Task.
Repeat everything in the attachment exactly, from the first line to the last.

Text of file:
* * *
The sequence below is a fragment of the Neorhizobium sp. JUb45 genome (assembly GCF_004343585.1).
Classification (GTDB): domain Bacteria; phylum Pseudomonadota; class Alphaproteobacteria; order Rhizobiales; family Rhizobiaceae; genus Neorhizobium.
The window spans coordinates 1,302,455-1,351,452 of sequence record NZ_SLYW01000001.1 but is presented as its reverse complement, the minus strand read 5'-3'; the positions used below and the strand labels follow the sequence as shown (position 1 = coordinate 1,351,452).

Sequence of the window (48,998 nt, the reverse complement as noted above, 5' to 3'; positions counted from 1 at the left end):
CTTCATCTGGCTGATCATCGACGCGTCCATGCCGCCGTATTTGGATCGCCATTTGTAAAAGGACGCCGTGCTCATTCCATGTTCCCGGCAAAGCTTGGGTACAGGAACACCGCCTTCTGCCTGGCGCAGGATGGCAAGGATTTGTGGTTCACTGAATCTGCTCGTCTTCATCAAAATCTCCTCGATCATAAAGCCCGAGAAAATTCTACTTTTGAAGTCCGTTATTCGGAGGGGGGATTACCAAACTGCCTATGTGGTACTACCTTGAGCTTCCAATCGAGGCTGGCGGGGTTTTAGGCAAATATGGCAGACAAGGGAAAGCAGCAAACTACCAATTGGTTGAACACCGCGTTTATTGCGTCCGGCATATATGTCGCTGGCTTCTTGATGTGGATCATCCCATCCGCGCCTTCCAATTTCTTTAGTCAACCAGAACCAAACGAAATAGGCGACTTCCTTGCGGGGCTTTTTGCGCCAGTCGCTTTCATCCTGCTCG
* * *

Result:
The sequence below is a fragment of the Neorhizobium sp. JUb45 genome (assembly GCF_004343585.1).
Classification (GTDB): domain Bacteria; phylum Pseudomonadota; class Alphaproteobacteria; order Rhizobiales; family Rhizobiaceae; genus Neorhizobium.
The window spans coordinates 1,302,455-1,351,452 of sequence record NZ_SLYW01000001.1 but is presented as its reverse complement, the minus strand read 5'-3'; the positions used below and the strand labels follow the sequence as shown (position 1 = coordinate 1,351,452).

Sequence of the window (48,998 nt, the reverse complement as noted above, 5' to 3'; positions counted from 1 at the left end):
CTTCATCTGGCTGATCATCGACGCGTCCATGCCGCCGTATTTGGATCGCCATTTGTAAAAGGACGCCGTGCTCATTCCATGTTCCCGGCAAAGCTTGGGTACAGGAACACCGCCTTCTGCCTGGCGCAGGATGGCAAGGATTTGTGGTTCACTGAATCTGCTCGTCTTCATCAAAATCTCCTCGATCATAAAGCCCGAGAAAATTCTACTTTTGAAGTCCGTTATTCGGAGGGGGGATTACCAAACTGCCTATGTGGTACTACCTTGAGCTTCCAATCGAGGCTGGCGGGGTTTTAGGCAAATATGGCAGACAAGGGAAAGCAGCAAACTACCAATTGGTTGAACACCGCGTTTATTGCGTCCGGCATATATGTCGCTGGCTTCTTGATGTGGATCATCCCATCCGCGCCTTCCAATTTCTTTAGTCAACCAGAACCAAACGAAATAGGCGACTTCCTTGCGGGGCTTTTTGCGCCAGTCGCTTTCATCCTGCTCG